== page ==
Tight end Matt Robbert scores during Saturday's win over Brown. Robbert is one of the players who will continue playing elsewhere. Credit: Lexi Woodcock / Cornell Athletics

ITHACA, N.Y.—At least 11 Cornell University football players have announced their plans to transfer away from the team, according to social media posts from each of them over the past week. The announcements come with four games remaining in the season for the team, which has played to a 3-3 record so far.

Matthew Jensen, assistant director of athletic communications at Cornell, speculated the timing of the players’ announcements is likely so they can signal to other teams they want to continue playing elsewhere, with a few games left to generate interest with their play and potentially raise their stock.

Jensen said in an interview the players made their decisions to transfer because of the Ivy League’s eligibility rules barring graduate students from participating in athletics. The transferring athletes are all seniors set to graduate in May 2024. 

The current list of players transferring includes: cornerback Anthony Chideme-Alfaro, safety Brody Kidwell, offensive lineman Micah Sahakian, linebacker Connor Henderson, linebacker Noah Taylor, quarterback Luke Duby, tight end Matt Robbert, linebacker/safety Rasean Thomas, offensive lineman Onome Kessington, defensive back Paul Lewis III, and tight end/defensive end Emmanuel Adebi

The Ithaca Voice has not heard back from several requests for comment sent to players via social media. 

Players are still eligible to play after entering the transfer portal, though they will be ineligible to play in the Ivy League once they receive their undergraduate degrees, even if they have remaining athletic eligibility.

The Big Red were still able to beat Brown University 36-14 last weekend behind 330 passing yards from quarterback Jameson Wang and three field goals from Jackson Kennedy. One of Wang’s two touchdowns went to Robbert, the team’s starting tight end, who is transferring. Another player who announced his departure, Paul Lewis III, returned an interception for a touchdown. 

Official transfers are not allowed until Nov. 20, when the NCAA’s Football Championship Subdivision opens its transfer window after the regular season ends. Players in the Ivy League can play for their school until that day, even if they have already announced their intent to transfer. The Ivy League does not participate in the FCS playoffs.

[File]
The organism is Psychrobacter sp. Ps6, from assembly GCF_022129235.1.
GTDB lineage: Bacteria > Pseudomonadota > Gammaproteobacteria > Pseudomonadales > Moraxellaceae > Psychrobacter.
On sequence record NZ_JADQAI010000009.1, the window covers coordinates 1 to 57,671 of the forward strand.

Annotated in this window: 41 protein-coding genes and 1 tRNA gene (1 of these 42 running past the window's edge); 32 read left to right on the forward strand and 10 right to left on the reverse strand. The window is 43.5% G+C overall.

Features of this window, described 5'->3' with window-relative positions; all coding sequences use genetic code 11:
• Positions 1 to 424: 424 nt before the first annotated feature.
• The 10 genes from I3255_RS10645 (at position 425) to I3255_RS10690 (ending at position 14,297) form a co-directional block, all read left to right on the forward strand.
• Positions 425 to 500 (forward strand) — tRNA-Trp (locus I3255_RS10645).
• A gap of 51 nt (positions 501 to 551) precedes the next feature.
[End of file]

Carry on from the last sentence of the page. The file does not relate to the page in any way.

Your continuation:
Jensen said this policy drives student-athletes to transfer to other teams that do not bar graduate students from participating. The Ivy League conference is the only one in the nation with this policy. 

It remains to be seen if other Ivy League programs will see a similarly inflated number of departures this year. The transfer portal is not public, but reports show only a handful of football transfers announced from other Ivy League schools compared to Cornell’s 11. 

This follows a year, though, in which just eight athletes transferred from Cornell, compared to 23 from Harvard University and 20 from the University of Pennsylvania, shown in the below report from May 2023.  

The Ivy League also does not allow athletic redshirts, another method that can be used elsewhere to preserve years of athletic eligibility if a player participates in less than a certain number of games during a season. During the COVID-19 pandemic in 2020, the Ivy League allowed a one-time waiver for players to play while graduate students because regulations to lessen the spread of infections forced the cancellation of both fall and winter seasons but the policy was not extended further

Jensen said that means this year’s roster includes not only players who are graduating after the traditional four years, but also several that have used the extra year of eligibility provided by the COVID-19 waiver. It amounts to about two classes of players graduating at once, he said. 

“The number seems so inflated and may continue to grow because the athletes are finishing out their degrees this year as COVID eligibility begins to expire,” Jensen said. “The transfer portal is a way for student-athletes who are out of Ivy League eligibility to continue playing their sport while pursuing a grad degree.”

Matt Butler is the Editor in Chief of The Ithaca Voice. He can be reached by email at mbutler@ithacavoice.org.